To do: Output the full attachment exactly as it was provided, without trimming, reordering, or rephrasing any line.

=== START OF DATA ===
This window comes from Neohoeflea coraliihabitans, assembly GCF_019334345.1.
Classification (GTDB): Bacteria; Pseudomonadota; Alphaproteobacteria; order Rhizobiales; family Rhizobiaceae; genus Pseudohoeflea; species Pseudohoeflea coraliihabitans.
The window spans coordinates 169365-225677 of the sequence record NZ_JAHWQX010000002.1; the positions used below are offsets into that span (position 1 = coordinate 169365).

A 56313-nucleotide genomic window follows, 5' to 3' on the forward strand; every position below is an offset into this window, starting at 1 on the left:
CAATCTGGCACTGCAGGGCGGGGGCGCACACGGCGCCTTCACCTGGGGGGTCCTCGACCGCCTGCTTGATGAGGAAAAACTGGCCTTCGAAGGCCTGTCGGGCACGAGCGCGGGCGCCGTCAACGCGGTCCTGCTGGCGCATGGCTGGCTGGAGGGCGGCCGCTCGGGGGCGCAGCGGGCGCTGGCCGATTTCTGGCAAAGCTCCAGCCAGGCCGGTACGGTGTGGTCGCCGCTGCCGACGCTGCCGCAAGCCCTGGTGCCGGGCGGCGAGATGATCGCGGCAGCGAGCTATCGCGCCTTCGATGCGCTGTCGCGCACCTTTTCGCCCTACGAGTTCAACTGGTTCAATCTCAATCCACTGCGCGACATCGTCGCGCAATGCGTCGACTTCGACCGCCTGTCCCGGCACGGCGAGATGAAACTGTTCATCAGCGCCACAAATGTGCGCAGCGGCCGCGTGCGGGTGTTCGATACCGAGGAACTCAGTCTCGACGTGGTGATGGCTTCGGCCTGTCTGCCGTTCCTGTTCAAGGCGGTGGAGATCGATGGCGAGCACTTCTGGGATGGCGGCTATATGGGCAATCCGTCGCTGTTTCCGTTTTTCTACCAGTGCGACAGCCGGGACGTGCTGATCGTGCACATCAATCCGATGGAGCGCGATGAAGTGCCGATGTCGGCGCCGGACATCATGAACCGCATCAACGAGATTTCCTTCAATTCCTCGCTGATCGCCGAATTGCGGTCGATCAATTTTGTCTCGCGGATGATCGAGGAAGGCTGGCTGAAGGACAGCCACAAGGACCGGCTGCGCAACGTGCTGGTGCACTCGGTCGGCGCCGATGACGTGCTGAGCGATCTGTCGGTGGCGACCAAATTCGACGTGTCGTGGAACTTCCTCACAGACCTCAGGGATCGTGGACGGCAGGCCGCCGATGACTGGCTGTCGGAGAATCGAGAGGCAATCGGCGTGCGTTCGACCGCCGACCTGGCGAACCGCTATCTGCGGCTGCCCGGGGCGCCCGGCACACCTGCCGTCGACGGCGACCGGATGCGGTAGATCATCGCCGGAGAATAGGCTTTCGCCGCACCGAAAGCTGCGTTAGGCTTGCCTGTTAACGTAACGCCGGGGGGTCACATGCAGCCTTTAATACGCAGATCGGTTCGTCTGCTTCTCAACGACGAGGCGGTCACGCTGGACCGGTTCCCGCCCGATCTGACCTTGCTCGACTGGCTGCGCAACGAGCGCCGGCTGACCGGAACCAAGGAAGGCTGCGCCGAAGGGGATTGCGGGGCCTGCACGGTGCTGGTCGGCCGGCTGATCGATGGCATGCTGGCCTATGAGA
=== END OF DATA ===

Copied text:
This window comes from Neohoeflea coraliihabitans, assembly GCF_019334345.1.
Classification (GTDB): Bacteria; Pseudomonadota; Alphaproteobacteria; order Rhizobiales; family Rhizobiaceae; genus Pseudohoeflea; species Pseudohoeflea coraliihabitans.
The window spans coordinates 169365-225677 of the sequence record NZ_JAHWQX010000002.1; the positions used below are offsets into that span (position 1 = coordinate 169365).

A 56313-nucleotide genomic window follows, 5' to 3' on the forward strand; every position below is an offset into this window, starting at 1 on the left:
CAATCTGGCACTGCAGGGCGGGGGCGCACACGGCGCCTTCACCTGGGGGGTCCTCGACCGCCTGCTTGATGAGGAAAAACTGGCCTTCGAAGGCCTGTCGGGCACGAGCGCGGGCGCCGTCAACGCGGTCCTGCTGGCGCATGGCTGGCTGGAGGGCGGCCGCTCGGGGGCGCAGCGGGCGCTGGCCGATTTCTGGCAAAGCTCCAGCCAGGCCGGTACGGTGTGGTCGCCGCTGCCGACGCTGCCGCAAGCCCTGGTGCCGGGCGGCGAGATGATCGCGGCAGCGAGCTATCGCGCCTTCGATGCGCTGTCGCGCACCTTTTCGCCCTACGAGTTCAACTGGTTCAATCTCAATCCACTGCGCGACATCGTCGCGCAATGCGTCGACTTCGACCGCCTGTCCCGGCACGGCGAGATGAAACTGTTCATCAGCGCCACAAATGTGCGCAGCGGCCGCGTGCGGGTGTTCGATACCGAGGAACTCAGTCTCGACGTGGTGATGGCTTCGGCCTGTCTGCCGTTCCTGTTCAAGGCGGTGGAGATCGATGGCGAGCACTTCTGGGATGGCGGCTATATGGGCAATCCGTCGCTGTTTCCGTTTTTCTACCAGTGCGACAGCCGGGACGTGCTGATCGTGCACATCAATCCGATGGAGCGCGATGAAGTGCCGATGTCGGCGCCGGACATCATGAACCGCATCAACGAGATTTCCTTCAATTCCTCGCTGATCGCCGAATTGCGGTCGATCAATTTTGTCTCGCGGATGATCGAGGAAGGCTGGCTGAAGGACAGCCACAAGGACCGGCTGCGCAACGTGCTGGTGCACTCGGTCGGCGCCGATGACGTGCTGAGCGATCTGTCGGTGGCGACCAAATTCGACGTGTCGTGGAACTTCCTCACAGACCTCAGGGATCGTGGACGGCAGGCCGCCGATGACTGGCTGTCGGAGAATCGAGAGGCAATCGGCGTGCGTTCGACCGCCGACCTGGCGAACCGCTATCTGCGGCTGCCCGGGGCGCCCGGCACACCTGCCGTCGACGGCGACCGGATGCGGTAGATCATCGCCGGAGAATAGGCTTTCGCCGCACCGAAAGCTGCGTTAGGCTTGCCTGTTAACGTAACGCCGGGGGGTCACATGCAGCCTTTAATACGCAGATCGGTTCGTCTGCTTCTCAACGACGAGGCGGTCACGCTGGACCGGTTCCCGCCCGATCTGACCTTGCTCGACTGGCTGCGCAACGAGCGCCGGCTGACCGGAACCAAGGAAGGCTGCGCCGAAGGGGATTGCGGGGCCTGCACGGTGCTGGTCGGCCGGCTGATCGATGGCATGCTGGCCTATGAGA